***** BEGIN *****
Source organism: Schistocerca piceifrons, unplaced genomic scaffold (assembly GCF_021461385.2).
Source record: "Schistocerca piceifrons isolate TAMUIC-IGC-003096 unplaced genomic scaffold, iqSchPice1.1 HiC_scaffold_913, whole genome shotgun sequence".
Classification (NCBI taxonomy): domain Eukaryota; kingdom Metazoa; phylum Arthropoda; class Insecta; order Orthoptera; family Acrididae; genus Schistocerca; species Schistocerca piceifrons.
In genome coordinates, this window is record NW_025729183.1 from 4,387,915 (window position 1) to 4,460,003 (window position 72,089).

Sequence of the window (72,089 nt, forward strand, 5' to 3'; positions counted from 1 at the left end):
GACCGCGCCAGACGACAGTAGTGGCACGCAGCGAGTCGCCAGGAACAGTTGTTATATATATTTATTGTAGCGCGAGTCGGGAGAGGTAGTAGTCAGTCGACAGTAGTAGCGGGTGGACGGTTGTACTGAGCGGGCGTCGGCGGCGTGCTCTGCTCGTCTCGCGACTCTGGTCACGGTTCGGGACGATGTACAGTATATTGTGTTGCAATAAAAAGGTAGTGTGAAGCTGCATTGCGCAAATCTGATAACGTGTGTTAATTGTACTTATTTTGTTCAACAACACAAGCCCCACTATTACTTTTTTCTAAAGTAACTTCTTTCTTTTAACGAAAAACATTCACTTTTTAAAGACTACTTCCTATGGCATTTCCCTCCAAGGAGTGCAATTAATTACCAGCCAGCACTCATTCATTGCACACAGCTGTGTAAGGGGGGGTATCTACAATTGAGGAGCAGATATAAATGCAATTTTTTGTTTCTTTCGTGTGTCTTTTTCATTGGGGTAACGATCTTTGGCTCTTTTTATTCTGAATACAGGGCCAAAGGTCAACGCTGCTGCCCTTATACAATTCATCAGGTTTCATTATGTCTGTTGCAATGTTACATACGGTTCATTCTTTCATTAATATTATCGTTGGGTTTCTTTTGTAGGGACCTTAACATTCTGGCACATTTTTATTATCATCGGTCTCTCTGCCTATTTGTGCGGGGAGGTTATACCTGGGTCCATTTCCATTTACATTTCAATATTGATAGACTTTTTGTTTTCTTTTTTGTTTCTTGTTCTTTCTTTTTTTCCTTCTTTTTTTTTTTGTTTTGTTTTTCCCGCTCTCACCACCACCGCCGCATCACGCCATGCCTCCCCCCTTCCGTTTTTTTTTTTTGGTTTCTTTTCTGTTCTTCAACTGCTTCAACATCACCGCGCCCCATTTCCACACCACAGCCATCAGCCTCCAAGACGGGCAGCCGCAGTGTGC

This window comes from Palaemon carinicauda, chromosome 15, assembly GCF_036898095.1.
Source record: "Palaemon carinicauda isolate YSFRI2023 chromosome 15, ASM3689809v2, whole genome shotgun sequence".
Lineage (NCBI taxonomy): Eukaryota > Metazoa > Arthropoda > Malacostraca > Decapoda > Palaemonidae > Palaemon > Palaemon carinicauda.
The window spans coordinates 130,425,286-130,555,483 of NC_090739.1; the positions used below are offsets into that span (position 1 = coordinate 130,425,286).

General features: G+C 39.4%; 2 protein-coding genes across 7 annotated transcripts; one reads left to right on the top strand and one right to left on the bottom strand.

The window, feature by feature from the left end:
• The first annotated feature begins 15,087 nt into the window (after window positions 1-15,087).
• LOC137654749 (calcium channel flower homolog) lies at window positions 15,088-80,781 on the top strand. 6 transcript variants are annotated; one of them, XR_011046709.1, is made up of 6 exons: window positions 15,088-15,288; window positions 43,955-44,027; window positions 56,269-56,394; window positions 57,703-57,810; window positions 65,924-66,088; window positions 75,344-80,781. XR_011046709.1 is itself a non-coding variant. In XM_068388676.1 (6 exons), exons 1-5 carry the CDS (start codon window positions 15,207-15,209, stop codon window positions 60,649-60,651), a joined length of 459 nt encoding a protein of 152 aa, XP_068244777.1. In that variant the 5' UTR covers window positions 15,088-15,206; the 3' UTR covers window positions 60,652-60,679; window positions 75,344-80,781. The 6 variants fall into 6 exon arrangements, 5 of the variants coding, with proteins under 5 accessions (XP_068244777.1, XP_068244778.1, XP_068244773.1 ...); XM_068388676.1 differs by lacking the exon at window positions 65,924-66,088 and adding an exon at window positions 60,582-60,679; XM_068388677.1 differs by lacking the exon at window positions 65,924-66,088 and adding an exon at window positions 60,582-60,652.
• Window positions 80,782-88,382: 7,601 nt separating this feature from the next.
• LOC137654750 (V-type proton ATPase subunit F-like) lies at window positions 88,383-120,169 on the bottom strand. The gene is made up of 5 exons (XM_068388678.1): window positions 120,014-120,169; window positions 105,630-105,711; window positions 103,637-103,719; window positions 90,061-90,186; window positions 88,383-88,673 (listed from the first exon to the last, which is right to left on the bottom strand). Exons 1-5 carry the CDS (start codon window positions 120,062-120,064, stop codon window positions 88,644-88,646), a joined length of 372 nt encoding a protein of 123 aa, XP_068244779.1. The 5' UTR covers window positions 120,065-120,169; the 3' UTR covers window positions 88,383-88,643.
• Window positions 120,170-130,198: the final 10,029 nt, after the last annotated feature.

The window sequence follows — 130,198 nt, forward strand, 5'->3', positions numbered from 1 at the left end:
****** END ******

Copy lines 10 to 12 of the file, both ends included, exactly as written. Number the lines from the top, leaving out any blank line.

The window spans coordinates 130,425,286-130,555,483 of NC_090739.1; the positions used below are offsets into that span (position 1 = coordinate 130,425,286).

General features: G+C 39.4%; 2 protein-coding genes across 7 annotated transcripts; one reads left to right on the top strand and one right to left on the bottom strand.

The window, feature by feature from the left end: